"He's not one of three drummers (in Nashville)," says Evans, a reference to the small circle of studio musicians who play on album after album.
"He just wasn't conditioned to country radio. He just read the charts and played what he felt. The ends of all the songs just go on forever because everyone wanted to keep on playing. He has such a sound and such a groove. They all have these long, drawn out endings, and that's why."
The lead-off single and title track cracked the Top 10. If all goes well, Evans sees an album going five singles deep.
Marcus Hummon, who has penned a number of hits including "Cheap Seats" for Alabama, called Evans' manager to ask to her write with her. The result was the title track with Darrell Scott also helping out.
"Of course, I was excited (about writing with him)," says Evans. "I love his writing. We wrote about three songs together. He's so creative. He can play anything that I sing. He takes me places melodically that I would not have gone. 'Born to Fly' just keeps going up and up and up. Just when you think you've heard the whole melody, it kind of changes again."
"I love what it says," says Evans. "It's just a real positive, dreamy kind of song."
While the title may be "Born to Fly," some might argue Evans was born to sing. The third oldest of seven children, Evans grew up in central Missouri on a farm in New Franklin, a town of 1,200 people.
Her parents, who divorced when she was 12, raised wheat, corn and soybeans with lots of hogs and cattles.
New Franklin was Small Town, USA.
"We went to church, and we were a very conservative family. Seven kids and farmers, so we had no time to do anything else. My parents were real strict. I never did drugs. I never even smoked marijuana."
"It was wonderful. All the other kids were just like me. They were farmers. The only difference was that I was a singer and somewhat of a little celebrity. So, that was fun."
"Basically, life was very simple. It was small town where you picked a boyfriend, and you dated him all through high school."
Evans' singing career started at the ripe, old age of four when she sang in the family bluegrass band. She soon started taking mandolin lessons.
"Music just came real easy for me. For me and all my brothers and sisters. Who knows where that came from? My parents aren't real musical. They both can sing real well."
The family band played bluegrass festivals in the summertime. When she was eight, the band opened for Bill Monroe, though Evans didn't recall much about the music.
"I remember there was a tornado that night, really scary."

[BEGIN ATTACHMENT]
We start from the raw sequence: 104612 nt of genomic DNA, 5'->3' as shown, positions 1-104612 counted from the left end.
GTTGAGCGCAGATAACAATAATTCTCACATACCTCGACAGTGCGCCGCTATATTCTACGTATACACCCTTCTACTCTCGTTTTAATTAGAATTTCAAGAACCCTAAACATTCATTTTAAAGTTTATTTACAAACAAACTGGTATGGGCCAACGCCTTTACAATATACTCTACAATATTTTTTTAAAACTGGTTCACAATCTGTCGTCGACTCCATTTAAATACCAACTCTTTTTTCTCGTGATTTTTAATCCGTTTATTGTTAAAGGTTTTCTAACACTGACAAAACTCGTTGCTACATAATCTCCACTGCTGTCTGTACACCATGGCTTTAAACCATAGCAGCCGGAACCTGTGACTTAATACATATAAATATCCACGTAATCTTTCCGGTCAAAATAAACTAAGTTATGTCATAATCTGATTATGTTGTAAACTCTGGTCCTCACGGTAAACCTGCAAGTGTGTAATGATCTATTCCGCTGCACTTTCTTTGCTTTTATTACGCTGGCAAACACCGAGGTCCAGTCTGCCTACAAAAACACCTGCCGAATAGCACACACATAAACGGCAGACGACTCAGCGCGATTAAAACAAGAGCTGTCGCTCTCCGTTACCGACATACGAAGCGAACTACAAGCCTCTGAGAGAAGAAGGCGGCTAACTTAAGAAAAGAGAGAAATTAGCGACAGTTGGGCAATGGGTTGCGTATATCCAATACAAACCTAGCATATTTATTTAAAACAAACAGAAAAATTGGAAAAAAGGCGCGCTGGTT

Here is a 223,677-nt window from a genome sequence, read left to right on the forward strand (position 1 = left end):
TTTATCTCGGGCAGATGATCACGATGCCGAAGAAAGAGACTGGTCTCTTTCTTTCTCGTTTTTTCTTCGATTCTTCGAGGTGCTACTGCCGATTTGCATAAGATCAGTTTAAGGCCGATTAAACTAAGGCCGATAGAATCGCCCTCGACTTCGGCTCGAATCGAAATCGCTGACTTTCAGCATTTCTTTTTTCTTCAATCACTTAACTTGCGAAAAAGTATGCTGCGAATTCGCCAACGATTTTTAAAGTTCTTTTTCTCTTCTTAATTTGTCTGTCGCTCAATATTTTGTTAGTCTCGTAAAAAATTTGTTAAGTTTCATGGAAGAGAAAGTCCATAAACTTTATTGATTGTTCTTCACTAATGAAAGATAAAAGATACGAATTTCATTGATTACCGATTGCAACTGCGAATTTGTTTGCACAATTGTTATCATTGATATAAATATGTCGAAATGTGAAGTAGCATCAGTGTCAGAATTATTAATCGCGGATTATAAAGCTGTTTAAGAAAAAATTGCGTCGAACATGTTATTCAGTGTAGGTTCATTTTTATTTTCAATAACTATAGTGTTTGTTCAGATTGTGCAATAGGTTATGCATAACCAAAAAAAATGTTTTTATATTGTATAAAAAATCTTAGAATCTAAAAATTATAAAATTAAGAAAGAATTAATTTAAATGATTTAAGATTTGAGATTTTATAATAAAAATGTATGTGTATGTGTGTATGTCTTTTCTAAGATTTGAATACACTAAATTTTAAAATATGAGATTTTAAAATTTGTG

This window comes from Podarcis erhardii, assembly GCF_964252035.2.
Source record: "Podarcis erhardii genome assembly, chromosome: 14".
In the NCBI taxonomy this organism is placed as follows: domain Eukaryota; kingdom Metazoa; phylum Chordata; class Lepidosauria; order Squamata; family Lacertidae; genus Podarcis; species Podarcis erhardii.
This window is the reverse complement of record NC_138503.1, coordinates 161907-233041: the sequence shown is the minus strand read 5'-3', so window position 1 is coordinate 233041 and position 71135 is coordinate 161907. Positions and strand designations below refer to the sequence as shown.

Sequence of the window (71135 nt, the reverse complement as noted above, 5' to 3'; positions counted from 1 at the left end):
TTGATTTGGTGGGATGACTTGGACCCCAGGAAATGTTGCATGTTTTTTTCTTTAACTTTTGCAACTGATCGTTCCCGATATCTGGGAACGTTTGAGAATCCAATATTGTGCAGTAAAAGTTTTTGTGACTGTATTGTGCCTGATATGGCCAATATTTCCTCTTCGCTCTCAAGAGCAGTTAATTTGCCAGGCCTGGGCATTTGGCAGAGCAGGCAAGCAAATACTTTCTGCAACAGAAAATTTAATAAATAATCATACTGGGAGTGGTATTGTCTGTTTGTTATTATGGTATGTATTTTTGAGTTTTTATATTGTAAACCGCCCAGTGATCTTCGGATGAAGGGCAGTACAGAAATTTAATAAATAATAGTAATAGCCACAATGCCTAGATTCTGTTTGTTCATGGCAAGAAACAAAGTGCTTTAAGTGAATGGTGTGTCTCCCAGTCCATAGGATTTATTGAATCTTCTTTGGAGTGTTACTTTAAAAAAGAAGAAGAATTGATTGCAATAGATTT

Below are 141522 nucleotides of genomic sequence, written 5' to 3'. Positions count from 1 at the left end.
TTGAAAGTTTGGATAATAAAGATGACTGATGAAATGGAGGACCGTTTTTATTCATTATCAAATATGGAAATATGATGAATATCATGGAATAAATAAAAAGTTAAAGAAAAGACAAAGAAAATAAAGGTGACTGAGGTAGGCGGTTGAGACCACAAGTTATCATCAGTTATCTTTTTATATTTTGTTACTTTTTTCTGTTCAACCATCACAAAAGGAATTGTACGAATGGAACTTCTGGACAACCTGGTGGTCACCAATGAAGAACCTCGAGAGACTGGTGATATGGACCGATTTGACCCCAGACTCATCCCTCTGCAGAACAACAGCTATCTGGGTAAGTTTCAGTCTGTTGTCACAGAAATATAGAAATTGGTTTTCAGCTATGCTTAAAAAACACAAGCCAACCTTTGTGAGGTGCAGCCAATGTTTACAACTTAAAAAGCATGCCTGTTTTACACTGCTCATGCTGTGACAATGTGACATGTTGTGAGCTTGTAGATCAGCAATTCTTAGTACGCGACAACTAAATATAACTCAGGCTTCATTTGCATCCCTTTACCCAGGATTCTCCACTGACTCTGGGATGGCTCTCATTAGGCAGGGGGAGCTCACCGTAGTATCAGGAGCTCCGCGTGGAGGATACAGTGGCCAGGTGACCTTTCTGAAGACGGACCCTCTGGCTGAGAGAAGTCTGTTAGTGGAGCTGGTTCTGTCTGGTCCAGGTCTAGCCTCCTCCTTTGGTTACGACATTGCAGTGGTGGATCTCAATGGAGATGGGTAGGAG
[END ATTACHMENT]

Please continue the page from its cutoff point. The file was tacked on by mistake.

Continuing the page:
A few years later, Evans recorded an album of country cover songs and sold them herself.
Evans doesn't seem to have a very clear memory about the recording. When asked the title, "Gosh, I can't remember, probably 'Sara Evans.'"
It was a low budget affair. "We didn't have any marketing people," she says.
They did make a trip to Nashville, having a booth at Fan Fair.
"We sort of naturally graduated (from bluegrass to country). It wasn't like bluegrass was the only thing we listened to or played, but when we were little, that's what it was. There was no drums. It was all Old Timey, bluegrass songs. When we got older, we did country songs."
"When I got into my teens, my brother Matt (he's still her bassist) and I were the only ones who stayed real serious about music. We played in bar bands. We played country...There were all kinds of little Eagles lodges and dances. Things like that. There was work every weekend. We would drive an hour sometimes too on the weekends to go play."
The repertoire consisted of "every Reba McEntire song. I just used to love Baillie and the Boys. Every Patty Loveless."
Evans hit college - Central Methodist - for a grand total of 11 days despite getting a full ride scholarship to a school with a good music department. "I was just miserable, and all I wanted to do was move to Nashville. I was 18 and cocky and didn't want to take instructions of how to sing from anyone."
"I quit school. Matt and I saved money by working and performing in clubs in Columbia as much as we could. We moved to Nashville. I was looking to become a country star. I didn't have any idea how was I was going to about that. We just moved here, and we started this venture into song writing. We were meeting people."
Evans quickly met the man, Craig Schelske, who would become her husband.
Evans contacted a lawyer friend whose wife was a song plugger (they pitch songs to artists to record) for Sony/Tree. The woman was itching to get into management and after hearing a tape of Evans singing, had herself a client.
Evans started doing demo work, singing songs being pitched to artists to potentially record.
Her manager set up meetings with industry folks including Joe Galante, the head of RCA. "They said have her come in and sing for Joe Galante. He signed me that day. It was a seven-album deal. With a great advance. It was just a dream come true."